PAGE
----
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Quantity verses Quality - Elizabeth Unexplained
Lots of data but no answers
Quantity verses Quality
What's the fastest you've ever gone from happy to depressed?

For me it was this morning, shortly after 11 am when the embryologists had us sign off on the embryos we would be transferring. I took one look at the grades and that's when it happened.

"I thought we had five," was the only protest I managed to make at the time. (You must understand that I had to have a full bladder for the procedure and was mostly concentrating on not spraying the room with an amount of liquid that impressed both the nurse and the sonagram tech.) Oh yes, we did have five, but it turns out that they all.... well, lets say they don't test very well.

As planned we did indeed transfer the three best one. Unfortunately the three best were an 8CF and two 4CFs. The C is the part that worries me, that's the fragmentation. You may recall my best embryo last time around was a 7BF. The other two we were told had been discarded, they were a 4DP and a 3DP, not suitable for transfer or freezing. At the debrief last time Jedi Master Grace Wendo said she would consider that first cycle to be effectively a single embryo transfer, that the 5CF didn't really count. It doesn't take much to extrapolate that probably two and maybe all three of these shouldn't really count by that measure. Warren and I didn't need to say anything to each other at the time, we were both thinking the same thing; we could do the math.

We'd been so happy when we heard we had five embryos, because we'd assumed that there would be a range in quality. I was kind of assuming that at least two of the embryos would be as good as the good one last time. I was assuming that it meant we had a better chance this time around. I am not assuming that anymore, quite the opposite. I will of course do all I can for the next two weeks to make sure that they have the best chance possible, but I can't say that I'm really hopeful.
8 comments or Leave a comment
chenoameg From: chenoameg Date: March 2nd, 2007 01:38 am (UTC) (Link)
I'm very sorry to hear that.
merastra From: merastra Date: March 2nd, 2007 07:52 am (UTC) (Link)
Oh, that's hard news. :-(
twe From: twe Date: March 2nd, 2007 03:36 pm (UTC) (Link)

Oh no!

That's hard news. I'm very sorry to hear that. I'll keep my fingers crossed anyway.
enugent From: enugent Date: March 2nd, 2007 05:48 pm (UTC) (Link)
That is tough news. I was under the (possibly mistaken) impression that an 8 was really quite a bit better than a 7, though, so even though the fragmentation was greater, that one might have a decent chance. I'll at least hold onto that hope.

Does the change in insurance with your new job have any effect on how many transfers are covered?

And finally, are you sure that Nurse Ditzy really didn't know what the quality was when she talked to you? Whether or not she did, it seems to me that in your followup meeting with Grace Wendo you should discuss the appropriateness of getting your hopes up like that and then dashing them. (Even if this one works and you are pregnant, I would have that conversation so they can consider whether they need to change their policies for others.)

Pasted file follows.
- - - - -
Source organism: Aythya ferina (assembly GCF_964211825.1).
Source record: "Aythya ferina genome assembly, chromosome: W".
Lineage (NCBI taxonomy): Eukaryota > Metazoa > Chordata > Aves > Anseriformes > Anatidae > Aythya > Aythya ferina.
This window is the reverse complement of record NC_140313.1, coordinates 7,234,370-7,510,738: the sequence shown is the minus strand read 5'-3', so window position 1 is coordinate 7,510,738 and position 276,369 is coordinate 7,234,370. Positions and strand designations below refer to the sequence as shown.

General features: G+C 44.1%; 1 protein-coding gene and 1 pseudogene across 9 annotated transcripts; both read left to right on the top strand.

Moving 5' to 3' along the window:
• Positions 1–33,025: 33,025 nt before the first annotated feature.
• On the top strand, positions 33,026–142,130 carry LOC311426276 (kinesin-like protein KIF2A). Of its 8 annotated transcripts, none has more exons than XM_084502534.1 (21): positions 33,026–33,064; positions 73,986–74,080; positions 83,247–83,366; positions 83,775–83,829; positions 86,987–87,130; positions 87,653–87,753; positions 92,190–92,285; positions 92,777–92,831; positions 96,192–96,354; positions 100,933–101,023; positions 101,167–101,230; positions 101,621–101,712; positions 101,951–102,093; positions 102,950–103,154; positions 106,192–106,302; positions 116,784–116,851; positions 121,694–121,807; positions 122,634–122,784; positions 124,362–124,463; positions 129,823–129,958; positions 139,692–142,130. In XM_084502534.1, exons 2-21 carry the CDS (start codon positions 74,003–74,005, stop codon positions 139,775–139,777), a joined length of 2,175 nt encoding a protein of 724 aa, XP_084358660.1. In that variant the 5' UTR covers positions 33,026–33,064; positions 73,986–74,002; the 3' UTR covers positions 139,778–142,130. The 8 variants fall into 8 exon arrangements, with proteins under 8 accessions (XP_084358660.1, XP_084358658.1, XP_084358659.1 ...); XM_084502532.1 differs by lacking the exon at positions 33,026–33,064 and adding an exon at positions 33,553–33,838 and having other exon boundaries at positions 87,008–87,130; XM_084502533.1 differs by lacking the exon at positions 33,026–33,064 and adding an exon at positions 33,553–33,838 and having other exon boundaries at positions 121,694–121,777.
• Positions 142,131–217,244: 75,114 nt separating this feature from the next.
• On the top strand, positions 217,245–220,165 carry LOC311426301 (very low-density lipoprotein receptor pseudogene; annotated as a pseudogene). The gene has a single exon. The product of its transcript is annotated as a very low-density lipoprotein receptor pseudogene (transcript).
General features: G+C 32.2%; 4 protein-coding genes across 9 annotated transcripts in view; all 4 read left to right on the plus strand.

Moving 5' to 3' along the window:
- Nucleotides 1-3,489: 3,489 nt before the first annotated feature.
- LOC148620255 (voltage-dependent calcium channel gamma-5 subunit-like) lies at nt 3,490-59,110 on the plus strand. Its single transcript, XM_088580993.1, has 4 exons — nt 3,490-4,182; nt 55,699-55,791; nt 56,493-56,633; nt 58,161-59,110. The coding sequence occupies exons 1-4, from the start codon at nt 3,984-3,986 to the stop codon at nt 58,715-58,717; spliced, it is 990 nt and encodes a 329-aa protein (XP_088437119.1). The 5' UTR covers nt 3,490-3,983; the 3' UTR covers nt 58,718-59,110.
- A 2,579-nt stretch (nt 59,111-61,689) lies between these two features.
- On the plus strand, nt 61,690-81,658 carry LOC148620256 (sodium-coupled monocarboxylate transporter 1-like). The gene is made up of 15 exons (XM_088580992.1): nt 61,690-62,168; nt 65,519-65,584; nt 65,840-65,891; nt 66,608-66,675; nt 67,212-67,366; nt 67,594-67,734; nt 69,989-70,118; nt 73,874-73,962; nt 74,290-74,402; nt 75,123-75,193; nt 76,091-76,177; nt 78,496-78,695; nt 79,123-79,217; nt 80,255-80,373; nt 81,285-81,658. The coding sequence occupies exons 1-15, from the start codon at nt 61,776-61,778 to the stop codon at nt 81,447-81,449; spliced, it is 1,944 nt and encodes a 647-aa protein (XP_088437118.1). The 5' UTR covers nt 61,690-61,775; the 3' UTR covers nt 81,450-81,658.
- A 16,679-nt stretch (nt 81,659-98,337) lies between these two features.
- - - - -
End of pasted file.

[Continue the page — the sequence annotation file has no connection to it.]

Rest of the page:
psychohist From: psychohist Date: March 2nd, 2007 07:29 pm (UTC) (Link)
I'm curious as to where you got your impression about 8 cells versus 7 cells? There's some theoretical justification - if the cells are dividing on a schedule that's approximately synchronized, 8 cells means they're all still dividing, and 7 cells may mean that one of the cells at the 4 cell stage quit - but our clinic doesn't differentiate, considering the best embryos to be "7 or 8 cells", as well as A or B on their fragmentation scale. Of course different clinics use completely different embryo grading schemes.

I don't think we can really blame nurse Ditzy, since at the time she called, they were probably all still at the 2 or 4 cell stage and dividing normally as far as anyone knew.
enugent From: enugent Date: March 2nd, 2007 07:43 pm (UTC) (Link)
I actually can't remember where I formed that impression, and as I said, it was probably mistaken. I did, however, find one very recent paper that said that "degree of fragmentation did not predict outcome nearly as well as blastomere number" (but it found that 6-8 cell embryos are all good). The women studied had low ovarian reserves, though, which I think does not apply.

jaedian From: jaedian Date: March 2nd, 2007 10:24 pm (UTC) (Link)


Did you have the intracytoplasmic sperm injection? I was looking around for info on the embryo grading system. (not much luck on that, everyone grades them differently) But I came across a paper that says that ICSI increases the fragmentation of the embryos. This paper says it didn't affect the clinical outcome though. So I was wondering if that was a factor since your mentioned last time that you might use that.

I guess I could see why the ICSI would increase fragmentation, although it is encouraging if it didn't affect the clinical outcome.

Anyway, I am still hoping for the best this time.

greyautumnrain From: greyautumnrain Date: March 3rd, 2007 06:39 pm (UTC) (Link)


We did not do ICSI, so that wasn't a factor. We felt that it wasn't necessary, and given that we had 5 embryos out of 9 eggs, I think we were right about that.

Everyplace does seem to have its own grading system. I guess we just have to hope for the best, but I'd have been a lot happier with better grades.
8 comments or Leave a comment